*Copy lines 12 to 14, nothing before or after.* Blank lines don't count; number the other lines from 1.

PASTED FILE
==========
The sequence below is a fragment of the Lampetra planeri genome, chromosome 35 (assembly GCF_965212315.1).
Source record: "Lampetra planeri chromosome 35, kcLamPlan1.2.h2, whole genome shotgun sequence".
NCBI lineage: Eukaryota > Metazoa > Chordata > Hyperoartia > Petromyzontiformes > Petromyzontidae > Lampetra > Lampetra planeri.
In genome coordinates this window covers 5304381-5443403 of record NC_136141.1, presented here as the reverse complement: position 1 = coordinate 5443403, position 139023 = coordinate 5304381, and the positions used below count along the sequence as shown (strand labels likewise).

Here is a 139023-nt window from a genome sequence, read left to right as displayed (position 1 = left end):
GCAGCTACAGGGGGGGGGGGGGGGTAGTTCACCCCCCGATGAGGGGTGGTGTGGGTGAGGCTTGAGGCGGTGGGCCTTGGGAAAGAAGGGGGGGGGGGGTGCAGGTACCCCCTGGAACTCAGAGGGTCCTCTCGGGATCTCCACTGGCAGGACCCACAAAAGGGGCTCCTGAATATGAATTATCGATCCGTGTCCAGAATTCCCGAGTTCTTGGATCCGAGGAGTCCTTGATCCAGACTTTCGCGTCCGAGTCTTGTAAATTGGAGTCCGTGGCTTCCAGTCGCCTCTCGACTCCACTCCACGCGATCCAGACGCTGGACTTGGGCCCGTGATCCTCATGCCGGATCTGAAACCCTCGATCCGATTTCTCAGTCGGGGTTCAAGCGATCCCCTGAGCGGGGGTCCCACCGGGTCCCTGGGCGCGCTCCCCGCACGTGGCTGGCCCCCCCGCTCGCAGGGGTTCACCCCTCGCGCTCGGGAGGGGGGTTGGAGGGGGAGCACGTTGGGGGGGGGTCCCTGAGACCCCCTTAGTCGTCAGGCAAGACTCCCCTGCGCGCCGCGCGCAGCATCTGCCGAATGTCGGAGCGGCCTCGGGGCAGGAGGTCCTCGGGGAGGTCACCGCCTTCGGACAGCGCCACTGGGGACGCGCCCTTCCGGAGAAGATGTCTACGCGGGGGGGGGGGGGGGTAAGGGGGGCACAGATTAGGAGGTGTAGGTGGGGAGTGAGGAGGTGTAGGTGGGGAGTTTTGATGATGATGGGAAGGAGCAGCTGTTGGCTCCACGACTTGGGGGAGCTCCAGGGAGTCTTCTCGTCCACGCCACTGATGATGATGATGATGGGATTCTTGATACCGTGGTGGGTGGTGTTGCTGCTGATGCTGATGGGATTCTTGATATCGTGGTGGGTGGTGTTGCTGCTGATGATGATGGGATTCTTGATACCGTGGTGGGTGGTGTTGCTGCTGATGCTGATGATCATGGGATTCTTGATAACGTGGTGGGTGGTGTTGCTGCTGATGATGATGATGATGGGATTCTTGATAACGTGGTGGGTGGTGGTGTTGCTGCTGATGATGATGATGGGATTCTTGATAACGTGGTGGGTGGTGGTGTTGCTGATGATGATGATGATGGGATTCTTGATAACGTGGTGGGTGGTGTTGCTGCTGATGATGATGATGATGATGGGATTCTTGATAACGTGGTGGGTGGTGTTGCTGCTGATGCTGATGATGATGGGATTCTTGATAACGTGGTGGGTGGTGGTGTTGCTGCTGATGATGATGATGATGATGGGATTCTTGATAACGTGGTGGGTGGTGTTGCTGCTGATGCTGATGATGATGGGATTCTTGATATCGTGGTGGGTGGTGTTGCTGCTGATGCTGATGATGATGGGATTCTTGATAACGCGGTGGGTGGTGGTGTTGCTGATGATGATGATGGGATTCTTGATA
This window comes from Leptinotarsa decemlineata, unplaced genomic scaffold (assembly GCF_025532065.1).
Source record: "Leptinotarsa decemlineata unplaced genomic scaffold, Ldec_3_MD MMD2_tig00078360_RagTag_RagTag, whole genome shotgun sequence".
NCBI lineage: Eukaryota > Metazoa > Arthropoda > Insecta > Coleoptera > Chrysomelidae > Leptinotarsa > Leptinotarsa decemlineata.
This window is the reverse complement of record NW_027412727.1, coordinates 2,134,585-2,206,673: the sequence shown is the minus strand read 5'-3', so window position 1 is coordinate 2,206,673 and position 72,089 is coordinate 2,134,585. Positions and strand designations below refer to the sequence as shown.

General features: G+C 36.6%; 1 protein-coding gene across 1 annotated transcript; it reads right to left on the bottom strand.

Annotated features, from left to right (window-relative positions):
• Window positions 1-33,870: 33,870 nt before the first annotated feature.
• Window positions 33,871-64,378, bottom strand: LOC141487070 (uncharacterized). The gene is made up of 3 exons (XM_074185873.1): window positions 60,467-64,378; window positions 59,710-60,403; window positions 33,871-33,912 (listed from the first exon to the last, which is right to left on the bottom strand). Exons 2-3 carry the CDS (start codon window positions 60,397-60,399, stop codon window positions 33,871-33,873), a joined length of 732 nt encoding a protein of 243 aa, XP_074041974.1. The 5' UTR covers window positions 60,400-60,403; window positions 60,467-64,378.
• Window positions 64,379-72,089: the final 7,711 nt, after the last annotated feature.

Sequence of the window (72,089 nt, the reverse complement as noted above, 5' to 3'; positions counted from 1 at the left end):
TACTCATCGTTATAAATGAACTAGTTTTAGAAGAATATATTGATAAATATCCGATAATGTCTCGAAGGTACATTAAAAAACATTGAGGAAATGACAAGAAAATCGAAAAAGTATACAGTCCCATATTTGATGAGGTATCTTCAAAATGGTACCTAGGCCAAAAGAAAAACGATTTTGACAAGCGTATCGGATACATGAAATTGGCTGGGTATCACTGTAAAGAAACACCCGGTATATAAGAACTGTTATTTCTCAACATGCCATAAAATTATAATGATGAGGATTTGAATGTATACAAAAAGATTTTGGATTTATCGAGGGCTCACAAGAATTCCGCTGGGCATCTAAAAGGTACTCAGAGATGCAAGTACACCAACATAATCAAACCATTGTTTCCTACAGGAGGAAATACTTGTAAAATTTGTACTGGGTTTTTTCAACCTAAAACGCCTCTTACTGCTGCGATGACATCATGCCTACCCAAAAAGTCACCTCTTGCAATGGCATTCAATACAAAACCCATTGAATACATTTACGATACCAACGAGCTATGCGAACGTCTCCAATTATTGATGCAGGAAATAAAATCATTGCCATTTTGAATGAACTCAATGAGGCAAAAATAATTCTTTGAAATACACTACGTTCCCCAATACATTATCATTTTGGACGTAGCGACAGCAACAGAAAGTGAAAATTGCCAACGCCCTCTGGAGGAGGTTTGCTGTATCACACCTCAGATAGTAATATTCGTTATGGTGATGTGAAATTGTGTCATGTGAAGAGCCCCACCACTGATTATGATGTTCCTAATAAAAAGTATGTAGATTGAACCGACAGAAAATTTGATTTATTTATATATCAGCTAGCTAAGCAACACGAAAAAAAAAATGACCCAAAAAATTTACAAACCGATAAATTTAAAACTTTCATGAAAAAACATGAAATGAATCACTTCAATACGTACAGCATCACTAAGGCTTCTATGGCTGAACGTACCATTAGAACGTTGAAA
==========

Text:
Annotated features, from left to right (window-relative positions):
• Window positions 1-33,870: 33,870 nt before the first annotated feature.
• Window positions 33,871-64,378, bottom strand: LOC141487070 (uncharacterized). The gene is made up of 3 exons (XM_074185873.1): window positions 60,467-64,378; window positions 59,710-60,403; window positions 33,871-33,912 (listed from the first exon to the last, which is right to left on the bottom strand). Exons 2-3 carry the CDS (start codon window positions 60,397-60,399, stop codon window positions 33,871-33,873), a joined length of 732 nt encoding a protein of 243 aa, XP_074041974.1. The 5' UTR covers window positions 60,400-60,403; window positions 60,467-64,378.